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composition

Hymne du Grand Meaulnes : for orchestra, (1951) / Rudolf Escher

Publisher: Amsterdam: Donemus, 1983
Publisher's number: 03651
Genre: Orchestra
Subgenre: Orchestra
Scoring: pic 2fl fl(pic) 2ob ob(ob-am) eh 3cl cl-b sax-a 4h 4trp 3trb tb timp 2perc cel 2hp str(16.14.12.10.8.)
Remarks: Op. 19. - In opdracht van de Johan Wagenaarstichting. - Opgedragen aan Willem van Otterloo en het Residentie Orkest. - Cop. 1959. - Jaar van comp.: 1951. - Tijdsduur: ca. 19'
Duration: 19'00"
Year of composition: 1951
Status: fully digitized (real-time delivery)

Other authors:
Escher, Rudolf (Composer)
Description:
Program note (English): [Première: 06-02-1952 - Residentie Orkest, Willem van Otterloo, conducting] - Although the title alludes to the book by Alain Fournier, the work has no literary or visual double meaning. Actions or episodes from the book are definitely not heard in sound - not one measure would have materialized differently if the music was for example intended for symphony. The music has proven to be a double tribute. On the one hand to the artist Fournier, who, in his only novel has summoned an irreplaceable vision of youth and quickly thereafter, during earlier manslaughter, is hit by a bullet. On the other hand the symbolic meaning of the character Le Grand Meaulnes, as the focal point of inspired events in a massive, mythical landscape. Escher bicycled in many directions in 1950 through that landscape, Sologne, in the heart of France. It lay there as in Fournier's depiction: a poor, sterile, thinly populated region, but wide and quiet: cher pays the Sologne, inutile, taciturne et
profond. On that bicycle tour Escher began hearing music that shortly afterwards adopted the form found in the hymne. The other source of inspiration is best formulated by the passage: Ah! frère, compagnon, voyageur. Comme nous étions persuadés, tous deux, que le bonheur était proche, et qu'il allait suffire de se mettre en chemin pour l'atteindre! It would become a hymn of youthful pursuit and failure, which often in its fervour, purer and larger is than many a calculated success, provided that striving for this Phoenix could escape from a burning fire. Hymne is a polymetric composition, initially two-voiced, then three-voice and thereafter mailing four-voiced, built around a cantus firmus in which two independent counterparts of a mobile nature are combined with an inverted counterpoint. One of the counterparts doubles itself in a canon, so that a four-voiced work arises. The cantus firmus itself (beginning in the fourth measure in saxophone, first violins and violas) is sounded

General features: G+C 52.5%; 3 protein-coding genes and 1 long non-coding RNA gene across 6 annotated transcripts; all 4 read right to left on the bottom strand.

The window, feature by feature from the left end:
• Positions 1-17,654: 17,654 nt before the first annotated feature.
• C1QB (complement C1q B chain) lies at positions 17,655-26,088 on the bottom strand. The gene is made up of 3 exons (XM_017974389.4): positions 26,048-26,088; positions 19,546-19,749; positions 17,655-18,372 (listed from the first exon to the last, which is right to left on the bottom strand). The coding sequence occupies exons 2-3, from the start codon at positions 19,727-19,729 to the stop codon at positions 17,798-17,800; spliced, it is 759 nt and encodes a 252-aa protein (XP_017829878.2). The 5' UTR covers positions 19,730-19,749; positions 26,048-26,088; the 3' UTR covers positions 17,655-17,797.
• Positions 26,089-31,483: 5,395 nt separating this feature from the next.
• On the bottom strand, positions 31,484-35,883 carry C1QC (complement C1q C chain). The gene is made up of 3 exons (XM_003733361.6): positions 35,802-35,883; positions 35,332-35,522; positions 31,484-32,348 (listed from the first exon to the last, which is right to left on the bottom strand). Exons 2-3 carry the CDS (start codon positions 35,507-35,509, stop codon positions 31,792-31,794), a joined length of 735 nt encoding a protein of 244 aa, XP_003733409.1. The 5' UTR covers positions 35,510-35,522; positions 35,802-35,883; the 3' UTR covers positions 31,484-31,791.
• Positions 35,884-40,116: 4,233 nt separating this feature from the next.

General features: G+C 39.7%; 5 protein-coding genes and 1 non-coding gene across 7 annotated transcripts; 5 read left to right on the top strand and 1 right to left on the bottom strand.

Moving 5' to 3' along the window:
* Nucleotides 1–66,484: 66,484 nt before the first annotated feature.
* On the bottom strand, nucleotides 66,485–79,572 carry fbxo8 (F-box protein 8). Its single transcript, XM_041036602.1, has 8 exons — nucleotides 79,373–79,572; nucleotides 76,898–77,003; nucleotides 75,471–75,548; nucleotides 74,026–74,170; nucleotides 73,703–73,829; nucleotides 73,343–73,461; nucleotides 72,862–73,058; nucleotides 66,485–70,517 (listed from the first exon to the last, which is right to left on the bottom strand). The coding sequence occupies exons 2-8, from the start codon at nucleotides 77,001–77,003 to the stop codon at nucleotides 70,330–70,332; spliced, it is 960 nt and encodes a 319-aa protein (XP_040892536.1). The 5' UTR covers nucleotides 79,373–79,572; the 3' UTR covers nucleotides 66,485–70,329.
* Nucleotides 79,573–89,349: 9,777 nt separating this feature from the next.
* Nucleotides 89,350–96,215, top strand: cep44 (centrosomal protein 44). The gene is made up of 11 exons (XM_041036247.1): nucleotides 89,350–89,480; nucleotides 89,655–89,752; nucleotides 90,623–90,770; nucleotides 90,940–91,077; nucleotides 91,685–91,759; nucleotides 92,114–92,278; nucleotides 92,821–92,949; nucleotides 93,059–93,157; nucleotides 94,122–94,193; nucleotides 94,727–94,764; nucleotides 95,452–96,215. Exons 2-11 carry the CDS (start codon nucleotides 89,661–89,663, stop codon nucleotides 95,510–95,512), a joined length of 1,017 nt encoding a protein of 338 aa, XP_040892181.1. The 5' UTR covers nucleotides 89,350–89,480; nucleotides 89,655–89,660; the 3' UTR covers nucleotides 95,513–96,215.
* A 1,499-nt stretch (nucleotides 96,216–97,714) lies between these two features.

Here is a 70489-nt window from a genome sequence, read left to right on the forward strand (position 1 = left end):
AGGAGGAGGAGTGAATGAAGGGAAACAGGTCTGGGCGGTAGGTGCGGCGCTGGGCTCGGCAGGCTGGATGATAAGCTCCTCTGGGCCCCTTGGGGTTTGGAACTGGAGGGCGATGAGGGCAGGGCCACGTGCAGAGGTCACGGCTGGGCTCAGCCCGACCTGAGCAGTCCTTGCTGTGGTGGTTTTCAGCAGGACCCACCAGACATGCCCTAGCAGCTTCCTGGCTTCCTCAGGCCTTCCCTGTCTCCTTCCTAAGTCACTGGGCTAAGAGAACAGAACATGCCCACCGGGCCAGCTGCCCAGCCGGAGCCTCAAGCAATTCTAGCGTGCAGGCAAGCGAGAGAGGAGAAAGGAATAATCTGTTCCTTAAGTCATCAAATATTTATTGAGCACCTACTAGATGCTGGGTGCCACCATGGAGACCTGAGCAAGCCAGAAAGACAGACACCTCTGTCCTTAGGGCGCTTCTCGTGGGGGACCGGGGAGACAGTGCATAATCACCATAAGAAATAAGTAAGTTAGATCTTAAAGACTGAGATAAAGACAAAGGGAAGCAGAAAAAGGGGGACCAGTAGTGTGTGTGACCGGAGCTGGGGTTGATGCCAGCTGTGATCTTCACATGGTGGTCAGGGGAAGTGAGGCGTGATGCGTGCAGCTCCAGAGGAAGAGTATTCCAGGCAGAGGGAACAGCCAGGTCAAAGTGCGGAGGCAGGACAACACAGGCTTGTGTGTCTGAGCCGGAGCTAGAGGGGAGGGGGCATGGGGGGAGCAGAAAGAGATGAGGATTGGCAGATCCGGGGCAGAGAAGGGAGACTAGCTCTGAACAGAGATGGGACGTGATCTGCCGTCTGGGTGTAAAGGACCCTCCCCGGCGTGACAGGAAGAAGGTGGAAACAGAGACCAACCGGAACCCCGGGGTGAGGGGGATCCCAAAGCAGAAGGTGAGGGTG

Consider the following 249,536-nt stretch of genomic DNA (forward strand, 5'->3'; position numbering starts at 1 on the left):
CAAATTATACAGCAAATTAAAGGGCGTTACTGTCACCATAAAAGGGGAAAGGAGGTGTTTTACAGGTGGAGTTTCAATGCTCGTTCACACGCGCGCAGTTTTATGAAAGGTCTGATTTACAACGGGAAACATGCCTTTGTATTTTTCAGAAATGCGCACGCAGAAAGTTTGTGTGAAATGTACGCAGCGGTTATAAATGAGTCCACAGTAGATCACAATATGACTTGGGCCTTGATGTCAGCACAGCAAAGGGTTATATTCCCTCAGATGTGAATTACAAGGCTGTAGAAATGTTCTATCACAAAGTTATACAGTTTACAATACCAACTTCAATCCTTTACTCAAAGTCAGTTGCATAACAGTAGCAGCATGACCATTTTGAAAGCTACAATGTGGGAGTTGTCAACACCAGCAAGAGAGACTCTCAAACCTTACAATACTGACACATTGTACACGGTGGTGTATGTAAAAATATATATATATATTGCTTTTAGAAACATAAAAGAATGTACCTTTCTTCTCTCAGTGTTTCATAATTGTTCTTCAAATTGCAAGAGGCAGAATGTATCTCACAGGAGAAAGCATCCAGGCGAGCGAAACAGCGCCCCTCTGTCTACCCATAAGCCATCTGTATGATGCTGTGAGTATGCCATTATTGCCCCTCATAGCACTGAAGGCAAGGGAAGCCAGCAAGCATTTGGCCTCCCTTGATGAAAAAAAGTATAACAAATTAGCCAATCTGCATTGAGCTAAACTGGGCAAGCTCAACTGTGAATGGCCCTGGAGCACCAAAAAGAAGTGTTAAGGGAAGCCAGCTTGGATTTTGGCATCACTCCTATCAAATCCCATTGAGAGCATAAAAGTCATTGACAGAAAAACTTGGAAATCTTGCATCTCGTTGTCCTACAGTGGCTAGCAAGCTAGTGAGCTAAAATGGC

four times alternatively in the highest and the lowest voices. The two approximately long halves have each their own countermelody, which both appear in an inverted order against the cantus-firmus section. These four polymelodic periods finish each time in a chord interlude, in which energy for the sequence for the next period is provided. In contrast to these intermezzi, which never are identical in sound, the three melodies are not modified until the coda. Only in the coda in which the last interlude continues, do earlier melodic elements develop. But this turning point can only provide here the largest climax in the work, where the melodic energy, slowly but surely, dies out. There arises an 'alternation in stability' because of the increase of two, three and four-voices each time as something new, and due to the fact that between the melodies in each period, different intervals arises since the voices never have the same harmony. The orchestration is a consequence of the structure.
The distinguished melodies must clearly resolve against each other by the unchanged and unrelenting instrumentation. - RUDOLF ESCHER

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